May
08
2012

Toronto's Queen Street West by streetcar

Hop aboard the 501 Queen streetcar for a cross-section journey of Toronto’s cool landmarks and hotspots

Travelling by tram is evocative of nostalgic times—just look at the enduring appeal of world-famous trolleys in San Francisco, Portugal and Hong Kong. But right in Toronto, Ont., you can journey along one of the longest streetcar routes in North America by catching a ride on the 501 Queen streetcar. It’s so iconic that National Geographic even named this streetcar one of the top 10 trolley rides in the world in its coffee table book, Journeys of a Lifetime.

What started back in 1875 as horse-drawn trams evolved into the iconic President’s Conference Committee (PCC) trolleys in the 1930s—Red Rockets—and the current distinctive red and white Articulated Light Rail Vehicle (ALRV) cars you see today. The Toronto Transit Commission (TTC) is expecting to release new test cars by 2013.

Route 501 spans 24.4 kilometres and remains one of the city’s busiest lines—looping from Lake Shore Boulevard in the west through downtown Toronto to the Beaches district in the east. Get a TTC pass for the day ($10.50) or week ($37.50) and hop on and off at your own whim—but spend a bit more time west of Yonge Street for a dose of cool along Queen Street West.

High Park

This 399-acre park is one of the largest green spaces in the city and it contains a mini zoo, Grenadier Pond and an outdoor stage for Shakespeare in the Park. End of April and early May is the best time to see the park’s famous Japanese cherry blossom trees in bloom. (Disembark at Parkside Dr. from the 501 Queen streetcar)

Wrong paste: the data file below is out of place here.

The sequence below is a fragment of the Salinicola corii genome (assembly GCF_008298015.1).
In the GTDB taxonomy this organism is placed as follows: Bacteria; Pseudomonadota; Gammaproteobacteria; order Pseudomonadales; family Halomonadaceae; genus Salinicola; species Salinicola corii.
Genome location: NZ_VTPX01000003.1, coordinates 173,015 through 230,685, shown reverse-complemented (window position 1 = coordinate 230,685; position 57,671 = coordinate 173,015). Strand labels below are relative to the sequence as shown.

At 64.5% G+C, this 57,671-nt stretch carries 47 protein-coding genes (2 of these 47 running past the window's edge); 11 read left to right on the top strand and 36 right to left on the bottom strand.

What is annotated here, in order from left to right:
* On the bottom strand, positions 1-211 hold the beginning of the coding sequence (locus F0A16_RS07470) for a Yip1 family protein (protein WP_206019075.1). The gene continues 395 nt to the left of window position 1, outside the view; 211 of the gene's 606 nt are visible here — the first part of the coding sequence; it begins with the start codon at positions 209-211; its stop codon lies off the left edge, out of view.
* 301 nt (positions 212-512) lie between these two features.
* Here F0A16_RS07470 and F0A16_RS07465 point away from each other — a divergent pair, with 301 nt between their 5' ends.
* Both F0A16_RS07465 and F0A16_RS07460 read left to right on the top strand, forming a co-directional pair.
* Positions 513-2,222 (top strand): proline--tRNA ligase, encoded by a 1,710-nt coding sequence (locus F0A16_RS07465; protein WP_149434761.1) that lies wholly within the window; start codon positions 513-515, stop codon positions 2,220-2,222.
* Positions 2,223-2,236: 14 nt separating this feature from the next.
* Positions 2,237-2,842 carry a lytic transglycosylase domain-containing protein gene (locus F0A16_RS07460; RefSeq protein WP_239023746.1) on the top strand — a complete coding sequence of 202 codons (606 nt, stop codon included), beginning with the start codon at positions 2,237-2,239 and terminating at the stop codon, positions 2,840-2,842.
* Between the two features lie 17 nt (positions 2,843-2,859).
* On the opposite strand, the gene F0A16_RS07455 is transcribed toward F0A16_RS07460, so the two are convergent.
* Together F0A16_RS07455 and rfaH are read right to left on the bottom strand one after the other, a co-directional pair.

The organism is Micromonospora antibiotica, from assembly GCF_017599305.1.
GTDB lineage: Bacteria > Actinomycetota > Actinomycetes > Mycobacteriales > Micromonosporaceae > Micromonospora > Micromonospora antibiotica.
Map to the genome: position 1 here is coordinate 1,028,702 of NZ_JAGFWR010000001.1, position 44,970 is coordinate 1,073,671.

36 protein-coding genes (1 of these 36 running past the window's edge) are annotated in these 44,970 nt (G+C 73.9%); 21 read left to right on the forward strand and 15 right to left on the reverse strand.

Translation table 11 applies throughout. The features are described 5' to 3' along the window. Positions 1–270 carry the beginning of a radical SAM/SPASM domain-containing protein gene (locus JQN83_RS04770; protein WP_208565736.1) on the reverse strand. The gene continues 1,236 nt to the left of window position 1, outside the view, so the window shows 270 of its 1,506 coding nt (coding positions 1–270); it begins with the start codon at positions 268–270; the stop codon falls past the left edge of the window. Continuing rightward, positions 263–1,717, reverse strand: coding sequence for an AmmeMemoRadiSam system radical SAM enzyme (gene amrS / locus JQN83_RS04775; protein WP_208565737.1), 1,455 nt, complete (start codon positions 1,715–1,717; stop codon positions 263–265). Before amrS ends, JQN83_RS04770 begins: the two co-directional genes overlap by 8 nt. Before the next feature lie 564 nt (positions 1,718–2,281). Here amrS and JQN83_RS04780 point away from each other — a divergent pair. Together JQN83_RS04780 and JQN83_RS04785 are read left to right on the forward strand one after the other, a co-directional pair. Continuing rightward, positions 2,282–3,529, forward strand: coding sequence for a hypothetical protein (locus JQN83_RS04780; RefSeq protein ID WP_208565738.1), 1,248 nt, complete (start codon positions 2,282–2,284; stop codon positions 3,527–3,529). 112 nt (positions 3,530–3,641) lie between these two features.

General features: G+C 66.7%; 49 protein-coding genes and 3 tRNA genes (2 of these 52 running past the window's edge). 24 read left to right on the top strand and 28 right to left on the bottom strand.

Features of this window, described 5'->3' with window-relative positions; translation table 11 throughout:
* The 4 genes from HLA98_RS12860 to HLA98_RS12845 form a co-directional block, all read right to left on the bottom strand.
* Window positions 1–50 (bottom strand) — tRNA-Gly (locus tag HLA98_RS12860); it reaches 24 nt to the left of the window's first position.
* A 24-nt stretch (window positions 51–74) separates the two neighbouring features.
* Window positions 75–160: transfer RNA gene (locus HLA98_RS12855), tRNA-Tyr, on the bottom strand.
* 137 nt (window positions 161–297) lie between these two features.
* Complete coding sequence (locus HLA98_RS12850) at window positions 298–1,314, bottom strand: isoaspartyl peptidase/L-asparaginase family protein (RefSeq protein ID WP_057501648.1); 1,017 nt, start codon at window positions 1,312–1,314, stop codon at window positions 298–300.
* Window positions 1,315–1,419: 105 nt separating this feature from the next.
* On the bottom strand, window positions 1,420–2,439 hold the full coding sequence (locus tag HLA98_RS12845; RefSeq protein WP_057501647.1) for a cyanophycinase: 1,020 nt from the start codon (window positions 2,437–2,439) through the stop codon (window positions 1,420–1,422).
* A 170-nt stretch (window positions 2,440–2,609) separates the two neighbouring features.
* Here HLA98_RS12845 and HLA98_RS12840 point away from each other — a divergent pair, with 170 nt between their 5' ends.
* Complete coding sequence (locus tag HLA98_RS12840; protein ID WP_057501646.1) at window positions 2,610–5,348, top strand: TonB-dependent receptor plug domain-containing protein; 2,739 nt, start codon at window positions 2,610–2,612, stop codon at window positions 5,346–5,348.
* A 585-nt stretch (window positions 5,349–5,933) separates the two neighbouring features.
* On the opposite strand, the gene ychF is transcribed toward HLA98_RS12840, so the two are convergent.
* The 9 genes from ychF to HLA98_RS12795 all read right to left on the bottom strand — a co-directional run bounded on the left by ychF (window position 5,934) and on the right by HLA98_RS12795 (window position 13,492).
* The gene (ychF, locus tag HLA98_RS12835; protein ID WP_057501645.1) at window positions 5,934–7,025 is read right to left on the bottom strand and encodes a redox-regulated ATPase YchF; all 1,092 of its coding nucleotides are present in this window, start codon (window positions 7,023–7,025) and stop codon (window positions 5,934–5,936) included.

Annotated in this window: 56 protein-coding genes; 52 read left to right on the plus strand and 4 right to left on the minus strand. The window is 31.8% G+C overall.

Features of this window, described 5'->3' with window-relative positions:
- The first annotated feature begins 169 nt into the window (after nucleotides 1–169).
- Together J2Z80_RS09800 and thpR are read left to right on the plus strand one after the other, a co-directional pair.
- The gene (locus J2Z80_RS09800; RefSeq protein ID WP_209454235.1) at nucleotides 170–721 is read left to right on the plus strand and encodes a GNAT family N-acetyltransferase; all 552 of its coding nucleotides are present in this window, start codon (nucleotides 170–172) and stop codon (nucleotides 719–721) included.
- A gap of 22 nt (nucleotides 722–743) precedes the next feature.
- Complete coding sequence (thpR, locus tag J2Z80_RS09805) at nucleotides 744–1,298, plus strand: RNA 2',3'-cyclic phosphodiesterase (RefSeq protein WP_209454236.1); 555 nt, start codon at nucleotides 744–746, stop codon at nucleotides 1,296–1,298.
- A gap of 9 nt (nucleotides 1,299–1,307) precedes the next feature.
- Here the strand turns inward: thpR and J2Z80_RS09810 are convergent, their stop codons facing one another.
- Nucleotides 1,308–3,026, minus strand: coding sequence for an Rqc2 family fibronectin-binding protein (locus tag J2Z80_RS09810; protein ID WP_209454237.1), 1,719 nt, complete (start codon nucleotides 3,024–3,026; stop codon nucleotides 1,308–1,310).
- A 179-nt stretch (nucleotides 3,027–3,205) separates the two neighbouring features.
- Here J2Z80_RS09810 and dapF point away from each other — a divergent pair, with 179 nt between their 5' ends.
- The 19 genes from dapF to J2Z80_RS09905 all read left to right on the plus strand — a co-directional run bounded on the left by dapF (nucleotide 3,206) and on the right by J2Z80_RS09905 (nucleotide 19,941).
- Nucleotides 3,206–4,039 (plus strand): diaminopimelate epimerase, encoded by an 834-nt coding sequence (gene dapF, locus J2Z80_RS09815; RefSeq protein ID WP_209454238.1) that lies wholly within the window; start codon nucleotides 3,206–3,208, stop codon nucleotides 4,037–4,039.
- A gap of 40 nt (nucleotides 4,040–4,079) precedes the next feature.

Drake General Store

The Drake Hotel’s arty vibe makes it hipster central, but it’s also a cool place to bed down. Down the block, the hotel store is chock-full of Canadiana curios like antique toys, mugs, wool coats, old-fashioned toothpaste, books and more. (1144 Queen St. W; 416-531-5042 ext. 101)

Church Apertivo

Occupying a former Slavic church, this brand-new Italian small plates eatery retains the building’s original wooden ceiling beams, arch doorways and brick walls. Try the church-named drinks such as the Holy Caesar or nibble on polenta poutine and meatballs.(1090 Queen St. W; 416-537-1090)

Museum of Contemporary Canadian Art

MOCCA anchors the city’s arts and design district. Pay what you can for admission and catch artist talks, music performances and a permanent collection of more than 400 works by Canadian visual artists. This month, it is the hub for the Scotiabank Contact Photography Festival. (952 Queen St. W.)

Trinity Bellwoods Park

Join a mash-up of dog-walkers, picnicking couples, urban hippies and families who laze about in this popular public park between Queen West and Dundas Street. Starting May 8, the Trinity Bellwoods Farmers Markets will occupy the northwest corner of the park every Tuesday. (790 Queen St. W.)

Durumi & Chocolate Shoes

This two-in-one boutique stocks vintage-inspired women’s clothes, accessories and funky footwear from Korea. Think flirty and feminine dresses, patterned skirts and graphic print leggings. You'll also find cheeky punctuation jewelry, handmade floral shoe clips and spiky heels here. (416 Queen St. W.; 647-727-2591)

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